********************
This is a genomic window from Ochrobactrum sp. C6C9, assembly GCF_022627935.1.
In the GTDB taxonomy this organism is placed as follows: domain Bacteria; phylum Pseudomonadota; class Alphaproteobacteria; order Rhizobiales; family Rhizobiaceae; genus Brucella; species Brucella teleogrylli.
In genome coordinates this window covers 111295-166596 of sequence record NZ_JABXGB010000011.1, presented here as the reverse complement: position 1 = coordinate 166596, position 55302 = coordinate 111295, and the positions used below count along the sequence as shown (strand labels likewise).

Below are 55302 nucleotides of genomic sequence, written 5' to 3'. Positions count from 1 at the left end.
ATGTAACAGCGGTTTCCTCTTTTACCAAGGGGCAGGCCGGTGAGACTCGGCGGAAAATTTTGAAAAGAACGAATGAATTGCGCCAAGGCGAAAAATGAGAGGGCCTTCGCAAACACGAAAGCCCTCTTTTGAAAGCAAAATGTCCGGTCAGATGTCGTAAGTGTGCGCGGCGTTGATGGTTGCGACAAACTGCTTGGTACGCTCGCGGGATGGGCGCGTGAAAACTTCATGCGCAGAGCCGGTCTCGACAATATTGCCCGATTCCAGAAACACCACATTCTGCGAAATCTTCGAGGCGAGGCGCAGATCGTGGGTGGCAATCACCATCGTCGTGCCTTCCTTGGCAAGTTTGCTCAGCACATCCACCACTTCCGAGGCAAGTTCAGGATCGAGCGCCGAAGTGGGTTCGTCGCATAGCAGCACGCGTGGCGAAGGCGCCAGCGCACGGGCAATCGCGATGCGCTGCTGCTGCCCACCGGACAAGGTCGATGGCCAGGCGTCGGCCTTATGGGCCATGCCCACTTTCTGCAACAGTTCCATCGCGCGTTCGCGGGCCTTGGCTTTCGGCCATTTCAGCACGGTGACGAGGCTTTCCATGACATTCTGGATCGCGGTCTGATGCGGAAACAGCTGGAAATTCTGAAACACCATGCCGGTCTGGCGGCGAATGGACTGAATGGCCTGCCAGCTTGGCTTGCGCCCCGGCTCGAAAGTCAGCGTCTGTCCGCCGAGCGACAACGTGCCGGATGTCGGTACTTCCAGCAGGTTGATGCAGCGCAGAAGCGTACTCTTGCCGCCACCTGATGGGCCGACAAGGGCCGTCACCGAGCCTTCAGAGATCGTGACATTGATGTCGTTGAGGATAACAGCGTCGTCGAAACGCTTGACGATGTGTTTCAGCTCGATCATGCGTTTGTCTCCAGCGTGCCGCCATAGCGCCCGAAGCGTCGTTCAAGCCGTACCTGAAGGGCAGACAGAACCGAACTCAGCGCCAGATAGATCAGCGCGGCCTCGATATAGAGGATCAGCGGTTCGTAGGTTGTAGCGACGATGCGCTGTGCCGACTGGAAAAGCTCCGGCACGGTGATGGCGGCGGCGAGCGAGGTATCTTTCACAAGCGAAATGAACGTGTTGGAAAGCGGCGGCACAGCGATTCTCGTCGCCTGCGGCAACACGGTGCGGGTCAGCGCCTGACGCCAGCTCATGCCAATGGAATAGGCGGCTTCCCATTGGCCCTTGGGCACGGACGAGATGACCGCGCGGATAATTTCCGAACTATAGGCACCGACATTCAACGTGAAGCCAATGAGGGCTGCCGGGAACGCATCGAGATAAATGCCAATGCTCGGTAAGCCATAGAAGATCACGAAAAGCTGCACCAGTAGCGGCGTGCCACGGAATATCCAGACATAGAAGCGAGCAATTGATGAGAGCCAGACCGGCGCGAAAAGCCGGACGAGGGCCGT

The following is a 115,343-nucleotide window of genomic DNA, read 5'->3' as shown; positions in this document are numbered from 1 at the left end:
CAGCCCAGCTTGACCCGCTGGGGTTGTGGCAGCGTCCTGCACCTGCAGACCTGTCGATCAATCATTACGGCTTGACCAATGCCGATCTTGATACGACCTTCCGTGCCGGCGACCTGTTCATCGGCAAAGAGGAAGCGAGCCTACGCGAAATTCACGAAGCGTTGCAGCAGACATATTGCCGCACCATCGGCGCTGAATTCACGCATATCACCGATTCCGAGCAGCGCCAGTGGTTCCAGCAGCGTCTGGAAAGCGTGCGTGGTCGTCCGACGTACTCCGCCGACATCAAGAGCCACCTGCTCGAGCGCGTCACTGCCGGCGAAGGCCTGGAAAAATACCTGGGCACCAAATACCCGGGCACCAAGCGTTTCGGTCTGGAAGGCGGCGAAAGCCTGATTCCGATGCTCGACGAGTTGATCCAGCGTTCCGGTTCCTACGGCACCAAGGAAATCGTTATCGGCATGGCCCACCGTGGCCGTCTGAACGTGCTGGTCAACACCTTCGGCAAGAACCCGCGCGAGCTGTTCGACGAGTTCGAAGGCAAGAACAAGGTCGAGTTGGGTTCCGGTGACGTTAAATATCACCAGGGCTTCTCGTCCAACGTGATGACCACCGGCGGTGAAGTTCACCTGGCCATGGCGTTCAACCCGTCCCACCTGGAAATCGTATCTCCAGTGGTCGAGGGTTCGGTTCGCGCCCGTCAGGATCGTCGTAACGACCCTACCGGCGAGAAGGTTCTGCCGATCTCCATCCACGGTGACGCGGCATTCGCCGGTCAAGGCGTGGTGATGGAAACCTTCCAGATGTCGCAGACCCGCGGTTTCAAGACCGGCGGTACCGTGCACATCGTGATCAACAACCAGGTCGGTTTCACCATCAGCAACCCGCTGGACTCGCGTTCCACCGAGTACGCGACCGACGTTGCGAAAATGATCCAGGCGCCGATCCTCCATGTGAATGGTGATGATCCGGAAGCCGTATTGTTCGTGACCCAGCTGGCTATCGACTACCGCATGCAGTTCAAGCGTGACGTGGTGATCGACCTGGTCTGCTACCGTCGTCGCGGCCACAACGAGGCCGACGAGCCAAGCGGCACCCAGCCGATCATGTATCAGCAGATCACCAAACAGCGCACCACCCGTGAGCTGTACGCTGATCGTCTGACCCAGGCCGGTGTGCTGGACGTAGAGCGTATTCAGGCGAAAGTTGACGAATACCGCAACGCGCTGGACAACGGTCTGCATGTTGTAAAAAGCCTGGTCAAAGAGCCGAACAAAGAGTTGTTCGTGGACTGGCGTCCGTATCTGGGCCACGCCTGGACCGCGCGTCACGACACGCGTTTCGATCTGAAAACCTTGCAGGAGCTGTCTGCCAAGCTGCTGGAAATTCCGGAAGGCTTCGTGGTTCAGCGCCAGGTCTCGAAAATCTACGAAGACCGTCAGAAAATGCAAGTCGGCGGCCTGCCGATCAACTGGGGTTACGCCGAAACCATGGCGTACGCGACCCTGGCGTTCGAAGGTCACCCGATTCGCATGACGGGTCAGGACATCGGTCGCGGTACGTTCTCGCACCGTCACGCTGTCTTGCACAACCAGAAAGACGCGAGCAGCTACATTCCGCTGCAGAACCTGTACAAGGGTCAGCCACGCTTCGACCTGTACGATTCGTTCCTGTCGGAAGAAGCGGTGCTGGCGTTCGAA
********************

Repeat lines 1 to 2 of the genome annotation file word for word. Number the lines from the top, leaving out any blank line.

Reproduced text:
This is a genomic window from Ochrobactrum sp. C6C9, assembly GCF_022627935.1.
In the GTDB taxonomy this organism is placed as follows: domain Bacteria; phylum Pseudomonadota; class Alphaproteobacteria; order Rhizobiales; family Rhizobiaceae; genus Brucella; species Brucella teleogrylli.